How do we find and maintain humility in our compassion?
by Rabbi Robin Damsky
Nature is an abundant force. Those who swim the ocean know just how powerful an undercurrent can be. Those who have witnessed a wildfire jumping across a six-lane freeway can only feel miniscule, as well as terrified, at its indomitable force. In moments like these, how can we help but feel humble? The more intimate our relationship with the earth, the more humbled we become.
Gardening is an exercise in humility. It is wonderful to reap the benefits, and feel like a proud mama when what you plant comes to fruit. But any urban or rural farmer, any backyard grower tastes humble pie each season when the seeds that you diligently planted don’t come up. Or worse yet, they sprout, but then, as in the case of some of the seeds I started indoors last month, there was too much humidity under the clear dome cover, and the seedlings died. Then there are the seeds that come up, like the celery and cauliflower I have planted each year, but never get big enough to harvest, or aren’t strong enough to grow heads. Humbling.
Let’s not forget the sunflowers that grew from their tiny seeds into majestic, 10 foot tall plants, with stems that looked like tree trunks. Their heads waved in the sunny breeze sporting gorgeous seeds. With a ladder and the hands of neighbors, we covered those heads with nylon netting until the seeds would be ripe enough to pick. And the squirrels ate through every single nylon cover. They had a feast, as represented by the empty sunflower hulls lying in piles on the earth under the now-empty heads. Frustrating, and humbling.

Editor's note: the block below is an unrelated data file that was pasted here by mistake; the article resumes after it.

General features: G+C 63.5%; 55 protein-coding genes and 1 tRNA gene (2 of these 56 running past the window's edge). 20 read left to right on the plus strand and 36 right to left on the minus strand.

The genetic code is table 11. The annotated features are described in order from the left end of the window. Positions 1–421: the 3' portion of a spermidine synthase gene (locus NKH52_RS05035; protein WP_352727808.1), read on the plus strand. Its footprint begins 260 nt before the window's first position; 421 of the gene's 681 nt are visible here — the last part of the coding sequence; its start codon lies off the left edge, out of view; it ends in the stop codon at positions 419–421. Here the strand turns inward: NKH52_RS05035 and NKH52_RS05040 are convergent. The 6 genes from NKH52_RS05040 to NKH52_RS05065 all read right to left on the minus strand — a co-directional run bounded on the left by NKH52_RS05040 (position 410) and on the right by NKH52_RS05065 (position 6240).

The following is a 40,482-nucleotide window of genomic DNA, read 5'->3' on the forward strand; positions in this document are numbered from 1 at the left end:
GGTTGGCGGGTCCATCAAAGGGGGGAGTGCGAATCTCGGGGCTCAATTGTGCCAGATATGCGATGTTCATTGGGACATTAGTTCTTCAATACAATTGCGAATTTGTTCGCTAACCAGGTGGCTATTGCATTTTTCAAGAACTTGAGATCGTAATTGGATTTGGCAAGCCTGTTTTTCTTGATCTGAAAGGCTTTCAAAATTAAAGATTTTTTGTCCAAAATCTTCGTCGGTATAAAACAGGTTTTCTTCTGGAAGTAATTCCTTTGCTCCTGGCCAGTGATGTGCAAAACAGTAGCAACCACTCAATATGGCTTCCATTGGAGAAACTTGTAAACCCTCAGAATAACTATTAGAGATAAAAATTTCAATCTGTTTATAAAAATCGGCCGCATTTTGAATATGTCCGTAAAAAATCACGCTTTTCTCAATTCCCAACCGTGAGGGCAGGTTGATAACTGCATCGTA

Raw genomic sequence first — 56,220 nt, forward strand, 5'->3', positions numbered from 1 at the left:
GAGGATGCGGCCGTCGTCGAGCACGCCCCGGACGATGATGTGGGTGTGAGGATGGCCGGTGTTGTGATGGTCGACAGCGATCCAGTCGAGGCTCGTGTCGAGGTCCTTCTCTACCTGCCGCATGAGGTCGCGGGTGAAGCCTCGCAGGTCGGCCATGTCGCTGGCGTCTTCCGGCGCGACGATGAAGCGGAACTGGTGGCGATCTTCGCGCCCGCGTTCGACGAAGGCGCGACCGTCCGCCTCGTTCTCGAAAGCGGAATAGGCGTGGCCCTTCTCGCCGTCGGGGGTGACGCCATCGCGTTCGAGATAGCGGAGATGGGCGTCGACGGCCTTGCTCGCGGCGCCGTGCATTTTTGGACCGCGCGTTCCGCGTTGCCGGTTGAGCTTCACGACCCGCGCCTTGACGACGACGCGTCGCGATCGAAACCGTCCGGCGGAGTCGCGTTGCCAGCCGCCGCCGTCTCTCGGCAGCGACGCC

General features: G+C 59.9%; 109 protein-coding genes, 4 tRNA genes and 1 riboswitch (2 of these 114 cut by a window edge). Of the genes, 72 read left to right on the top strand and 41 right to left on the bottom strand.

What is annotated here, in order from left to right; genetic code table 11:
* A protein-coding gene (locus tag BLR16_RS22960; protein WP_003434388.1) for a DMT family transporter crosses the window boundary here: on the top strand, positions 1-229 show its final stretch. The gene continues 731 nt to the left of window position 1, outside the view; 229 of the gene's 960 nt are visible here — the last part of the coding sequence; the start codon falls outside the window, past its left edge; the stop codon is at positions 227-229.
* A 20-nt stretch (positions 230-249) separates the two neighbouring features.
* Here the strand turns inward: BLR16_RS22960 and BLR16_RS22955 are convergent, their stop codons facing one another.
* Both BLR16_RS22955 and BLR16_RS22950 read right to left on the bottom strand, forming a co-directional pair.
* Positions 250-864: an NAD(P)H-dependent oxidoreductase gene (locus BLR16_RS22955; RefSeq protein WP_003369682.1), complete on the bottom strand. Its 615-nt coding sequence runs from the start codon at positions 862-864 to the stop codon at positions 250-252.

I do very small gardening, but friends of mine have field after field, acre after acre. They share with me the issues of the winter that was too warm that caused a proliferation of insects the following summer. Or the spring that was too wet and therefore delayed the following planting season. Then there was the summer that was too dry and hot, making plants wilt, toughen, or worse, simply die off. All of these can occur in the same climate zone, affecting the planting and the bounty of the harvest. Yes, gardening is humbling.
And yet, isn’t it Tiferet’s very truth that God’s majesty as expressed in nature is simply beyond our control? God says to Job: “Where were you when I laid the earth’s foundations?… Do you know who fixed its dimensions… set its cornerstone?… Who closed the sea behind doors when it gushed forth from the womb?… Have you ever commanded the day to break, assigned the dawn its place so that it seizes the corners of the earth?” (Job, Chapter 38)
In the face of the splendor, might and supremacy that is God’s created universe, the only honest response is humility.
Action: Take time today to be in God’s creation. Whether observing a tall tree or the industrious ant, new spring growth or the strength of the wind, feel its immensity and your gratitude for being a part of this wonderful net of life that is God’s handiwork. As you feel your humility, I invite you to recite the following prayer from the weekday Amidah:
“Adonai, our God, make this a blessed year. May its varied produce bring us happiness. Grant blessing upon the earth, satisfy us with its abundance, and bless our year as the best of years. praised are you, Adonai, who blesses the years.”
Robin Damsky is the rabbi of West Suburban Temple Har Zion in River Forest, IL,B www.wsthz.org. She is the proud mother of Sarah. In her spare time she promotes social justice and tikkun olam – repair of the world -B through the garden.